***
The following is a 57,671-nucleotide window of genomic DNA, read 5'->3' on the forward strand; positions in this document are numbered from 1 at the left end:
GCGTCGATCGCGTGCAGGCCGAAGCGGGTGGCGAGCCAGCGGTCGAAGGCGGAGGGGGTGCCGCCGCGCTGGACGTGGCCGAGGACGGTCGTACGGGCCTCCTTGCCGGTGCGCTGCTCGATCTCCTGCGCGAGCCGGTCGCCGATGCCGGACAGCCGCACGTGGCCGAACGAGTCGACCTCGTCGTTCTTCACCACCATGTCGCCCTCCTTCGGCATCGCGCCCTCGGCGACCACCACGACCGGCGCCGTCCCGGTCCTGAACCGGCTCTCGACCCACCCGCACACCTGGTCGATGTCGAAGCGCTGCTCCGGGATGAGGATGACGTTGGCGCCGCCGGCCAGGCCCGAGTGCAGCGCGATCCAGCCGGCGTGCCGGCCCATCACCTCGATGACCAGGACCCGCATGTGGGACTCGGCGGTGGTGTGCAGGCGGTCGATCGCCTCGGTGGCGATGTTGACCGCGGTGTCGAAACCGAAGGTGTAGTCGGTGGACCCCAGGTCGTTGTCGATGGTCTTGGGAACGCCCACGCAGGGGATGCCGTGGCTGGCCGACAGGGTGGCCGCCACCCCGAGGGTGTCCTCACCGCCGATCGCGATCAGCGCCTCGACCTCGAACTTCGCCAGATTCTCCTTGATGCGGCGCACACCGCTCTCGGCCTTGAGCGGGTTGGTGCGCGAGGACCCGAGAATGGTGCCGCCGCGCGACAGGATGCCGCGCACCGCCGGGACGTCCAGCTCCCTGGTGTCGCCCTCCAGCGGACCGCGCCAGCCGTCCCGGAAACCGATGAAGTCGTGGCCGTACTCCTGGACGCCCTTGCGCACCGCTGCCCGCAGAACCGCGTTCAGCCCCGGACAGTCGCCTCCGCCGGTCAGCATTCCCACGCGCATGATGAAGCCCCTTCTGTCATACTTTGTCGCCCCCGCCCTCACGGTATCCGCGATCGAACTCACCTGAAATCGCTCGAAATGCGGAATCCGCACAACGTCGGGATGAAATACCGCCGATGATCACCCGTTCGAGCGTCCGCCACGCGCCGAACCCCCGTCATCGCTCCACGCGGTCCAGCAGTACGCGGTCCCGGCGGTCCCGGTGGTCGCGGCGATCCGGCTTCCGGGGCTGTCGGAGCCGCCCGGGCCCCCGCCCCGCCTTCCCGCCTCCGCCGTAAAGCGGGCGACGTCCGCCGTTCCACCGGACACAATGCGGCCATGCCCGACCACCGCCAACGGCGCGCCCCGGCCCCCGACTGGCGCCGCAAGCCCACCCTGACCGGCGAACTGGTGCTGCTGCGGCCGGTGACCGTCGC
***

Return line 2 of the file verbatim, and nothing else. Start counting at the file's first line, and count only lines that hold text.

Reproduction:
GCGTCGATCGCGTGCAGGCCGAAGCGGGTGGCGAGCCAGCGGTCGAAGGCGGAGGGGGTGCCGCCGCGCTGGACGTGGCCGAGGACGGTCGTACGGGCCTCCTTGCCGGTGCGCTGCTCGATCTCCTGCGCGAGCCGGTCGCCGATGCCGGACAGCCGCACGTGGCCGAACGAGTCGACCTCGTCGTTCTTCACCACCATGTCGCCCTCCTTCGGCATCGCGCCCTCGGCGACCACCACGACCGGCGCCGTCCCGGTCCTGAACCGGCTCTCGACCCACCCGCACACCTGGTCGATGTCGAAGCGCTGCTCCGGGATGAGGATGACGTTGGCGCCGCCGGCCAGGCCCGAGTGCAGCGCGATCCAGCCGGCGTGCCGGCCCATCACCTCGATGACCAGGACCCGCATGTGGGACTCGGCGGTGGTGTGCAGGCGGTCGATCGCCTCGGTGGCGATGTTGACCGCGGTGTCGAAACCGAAGGTGTAGTCGGTGGACCCCAGGTCGTTGTCGATGGTCTTGGGAACGCCCACGCAGGGGATGCCGTGGCTGGCCGACAGGGTGGCCGCCACCCCGAGGGTGTCCTCACCGCCGATCGCGATCAGCGCCTCGACCTCGAACTTCGCCAGATTCTCCTTGATGCGGCGCACACCGCTCTCGGCCTTGAGCGGGTTGGTGCGCGAGGACCCGAGAATGGTGCCGCCGCGCGACAGGATGCCGCGCACCGCCGGGACGTCCAGCTCCCTGGTGTCGCCCTCCAGCGGACCGCGCCAGCCGTCCCGGAAACCGATGAAGTCGTGGCCGTACTCCTGGACGCCCTTGCGCACCGCTGCCCGCAGAACCGCGTTCAGCCCCGGACAGTCGCCTCCGCCGGTCAGCATTCCCACGCGCATGATGAAGCCCCTTCTGTCATACTTTGTCGCCCCCGCCCTCACGGTATCCGCGATCGAACTCACCTGAAATCGCTCGAAATGCGGAATCCGCACAACGTCGGGATGAAATACCGCCGATGATCACCCGTTCGAGCGTCCGCCACGCGCCGAACCCCCGTCATCGCTCCACGCGGTCCAGCAGTACGCGGTCCCGGCGGTCCCGGTGGTCGCGGCGATCCGGCTTCCGGGGCTGTCGGAGCCGCCCGGGCCCCCGCCCCGCCTTCCCGCCTCCGCCGTAAAGCGGGCGACGTCCGCCGTTCCACCGGACACAATGCGGCCATGCCCGACCACCGCCAACGGCGCGCCCCGGCCCCCGACTGGCGCCGCAAGCCCACCCTGACCGGCGAACTGGTGCTGCTGCGGCCGGTGACCGTCGC